The next two ideas come from a MOOC course I took, Rhizo15. They are (1) learning subjectives (versus “objectives”) and, related, (2) the idea of the community as the curriculum. The learning objective of the course is simple: to plow through ten plays in ten weeks, reading and discussing each. But the learning subjectives may and will vary from person to person. One person may be planning to write a play and is looking for some ideas and inspiration. Someone else may be lonely and looking for company. If we spend a bit of time discussing what each person wants out of the course, I think we will come up with a much better list than what I could come up with by myself. Similarly, each person brings his/her background/expertise/talents/networks to the study group community. I think it will be fascinating to see what those resources are and how they overlap and intersect.
OK. Here is a link to the Goggle Group where we will all deposit some of our thoughts each week.
Seven days is enough, perhaps.
One of my favorite ModPo poems is Charles Bernstein’s In a Restless World Like This Is. Go to Coursera right now and sign up! Modern and Contemporary American Poetry. You won’t regret it.
I am going to spend the rest of the month on vacation and writing poems on postcards!
And here is the link to the Bernstein poem. Enjoy!
When I was an undergraduate in Tallahassee, I spent a spring break or two visiting New Orleans. To some extent, I fell in love with the place, the city, the lifestyle of the Big Easy. Perhaps a piece of me is still there, all the events of Hurricane Katrina notwithstanding.
When I read this Patricia Smith poem, Prologue – And Then She Owns You, so many images flood back in striking detail. Here’s a link, try it for yourself:
Not exactly poetry, but definitely poetic. Two pieces of noteworthy prose by artists, Harlem Renaissance painter and thinker, Aaron Douglas, and American Renaissance painter and writer, Kenyon Cox. Enjoy.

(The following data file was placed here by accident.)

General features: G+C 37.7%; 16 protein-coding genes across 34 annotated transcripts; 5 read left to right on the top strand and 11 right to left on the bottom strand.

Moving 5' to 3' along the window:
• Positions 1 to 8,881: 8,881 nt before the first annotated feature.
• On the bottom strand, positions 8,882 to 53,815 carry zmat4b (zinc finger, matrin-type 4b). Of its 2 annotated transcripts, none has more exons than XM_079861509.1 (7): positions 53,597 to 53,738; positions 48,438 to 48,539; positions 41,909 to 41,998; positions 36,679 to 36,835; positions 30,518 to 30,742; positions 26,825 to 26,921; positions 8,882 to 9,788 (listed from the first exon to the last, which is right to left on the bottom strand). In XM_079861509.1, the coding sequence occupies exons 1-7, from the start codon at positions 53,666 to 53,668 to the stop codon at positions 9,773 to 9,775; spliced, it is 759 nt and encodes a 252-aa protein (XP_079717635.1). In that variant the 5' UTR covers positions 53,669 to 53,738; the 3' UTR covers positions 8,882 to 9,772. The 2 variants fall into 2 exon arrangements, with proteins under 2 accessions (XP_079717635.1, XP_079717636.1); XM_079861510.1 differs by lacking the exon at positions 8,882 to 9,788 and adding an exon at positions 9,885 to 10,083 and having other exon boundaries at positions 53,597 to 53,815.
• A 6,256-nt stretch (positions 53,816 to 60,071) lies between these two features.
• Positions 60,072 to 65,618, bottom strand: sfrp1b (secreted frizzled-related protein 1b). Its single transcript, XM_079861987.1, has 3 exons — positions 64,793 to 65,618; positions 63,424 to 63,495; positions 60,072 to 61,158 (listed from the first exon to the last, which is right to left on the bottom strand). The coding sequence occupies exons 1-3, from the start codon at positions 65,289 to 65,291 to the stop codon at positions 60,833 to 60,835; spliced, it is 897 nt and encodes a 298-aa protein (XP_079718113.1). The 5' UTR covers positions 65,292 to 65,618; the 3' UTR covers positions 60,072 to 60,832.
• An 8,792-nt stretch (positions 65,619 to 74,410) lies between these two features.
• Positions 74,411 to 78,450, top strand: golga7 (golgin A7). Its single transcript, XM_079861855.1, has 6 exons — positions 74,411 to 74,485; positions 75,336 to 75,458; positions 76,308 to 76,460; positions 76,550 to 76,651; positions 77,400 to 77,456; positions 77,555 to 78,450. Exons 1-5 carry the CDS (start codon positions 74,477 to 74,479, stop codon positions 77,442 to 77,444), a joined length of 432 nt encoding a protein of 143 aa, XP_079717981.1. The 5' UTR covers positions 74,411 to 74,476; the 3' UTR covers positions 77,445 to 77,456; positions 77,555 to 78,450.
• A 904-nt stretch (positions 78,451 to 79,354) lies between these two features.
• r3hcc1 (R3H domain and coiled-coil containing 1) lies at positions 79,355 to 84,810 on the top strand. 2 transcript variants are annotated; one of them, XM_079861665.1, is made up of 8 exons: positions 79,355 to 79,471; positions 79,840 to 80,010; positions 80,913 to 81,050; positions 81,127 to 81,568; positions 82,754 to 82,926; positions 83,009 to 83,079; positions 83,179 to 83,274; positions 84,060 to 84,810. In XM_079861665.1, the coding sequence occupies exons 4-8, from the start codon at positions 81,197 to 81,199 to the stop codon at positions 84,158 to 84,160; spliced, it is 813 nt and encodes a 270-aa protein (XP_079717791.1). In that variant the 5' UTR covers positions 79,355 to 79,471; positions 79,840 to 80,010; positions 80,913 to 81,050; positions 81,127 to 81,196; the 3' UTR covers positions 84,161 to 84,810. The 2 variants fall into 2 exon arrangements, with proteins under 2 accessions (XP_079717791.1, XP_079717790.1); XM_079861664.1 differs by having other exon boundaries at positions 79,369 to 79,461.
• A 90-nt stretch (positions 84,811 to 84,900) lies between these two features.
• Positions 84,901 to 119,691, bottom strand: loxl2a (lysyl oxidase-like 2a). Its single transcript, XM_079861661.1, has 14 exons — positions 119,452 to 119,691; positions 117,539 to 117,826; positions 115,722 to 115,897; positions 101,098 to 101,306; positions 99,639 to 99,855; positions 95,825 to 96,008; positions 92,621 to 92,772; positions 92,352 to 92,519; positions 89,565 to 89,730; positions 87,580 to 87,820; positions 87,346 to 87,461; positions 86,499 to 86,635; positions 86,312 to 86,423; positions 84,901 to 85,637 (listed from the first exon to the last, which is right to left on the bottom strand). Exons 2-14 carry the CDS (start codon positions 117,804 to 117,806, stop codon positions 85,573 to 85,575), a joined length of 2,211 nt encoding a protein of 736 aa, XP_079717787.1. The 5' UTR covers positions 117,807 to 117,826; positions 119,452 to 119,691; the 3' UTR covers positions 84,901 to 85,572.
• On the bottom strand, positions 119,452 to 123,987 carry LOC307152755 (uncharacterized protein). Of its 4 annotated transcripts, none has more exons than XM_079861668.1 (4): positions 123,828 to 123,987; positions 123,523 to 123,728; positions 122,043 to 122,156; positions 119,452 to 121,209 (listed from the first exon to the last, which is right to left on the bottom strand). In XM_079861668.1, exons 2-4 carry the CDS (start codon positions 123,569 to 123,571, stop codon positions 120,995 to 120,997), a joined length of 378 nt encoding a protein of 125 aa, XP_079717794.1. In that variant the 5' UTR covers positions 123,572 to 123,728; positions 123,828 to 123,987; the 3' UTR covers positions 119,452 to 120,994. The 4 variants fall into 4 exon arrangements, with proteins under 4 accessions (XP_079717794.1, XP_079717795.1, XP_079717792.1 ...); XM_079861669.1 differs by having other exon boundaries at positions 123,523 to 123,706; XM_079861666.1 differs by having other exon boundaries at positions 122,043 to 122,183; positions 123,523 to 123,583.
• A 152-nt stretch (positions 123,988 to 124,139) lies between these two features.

“…Our problem is to conceive, develop, establish an art era. Not white art painting black…let’s bare our arms and plunge them deep through laughter, through pain, through sorrow, through hope, through disappointment, into the very depths of the souls of our people and drag forth material crude, rough, neglected. Then let’s sing it, dance it, write it, paint it. Let’s do the impossible. Let’s create something transcendentally material, mystically objective. Earthy. Spiritually earthy. Dynamic.”
“The Classic Spirit is the disinterested search for perfection; it is the love of clearness and reasonableness and self-control; it is, above all, the love of permanence and of continuity. It asks of a work of art, not that it shall be novel or effective, but that it shall be fine and noble. It seeks not merely to express individuality or emotion but to express disciplined emotion and individuality restrained by law. It strives for the essential rather than the accidental, the eternal rather than the momentary. And it loves to steep itself in tradition. It would have each new work connect itself in the mind of him who sees it with all the noble and lovely works of the past, bringing them to his memory and making their beauty and charm part of the beauty and charm of the work before him. It does not deny originality and individuality – they are as welcome as inevitable. It does not consider tradition as immutable or set rigid bounds to invention. But it desires that each new presentation of truth and beauty shall show us the old truth and the old beauty, seen only from a different angle and colored by a different medium. It wishes to add link by link to the chain of tradition, but it does not wish to break the chain.“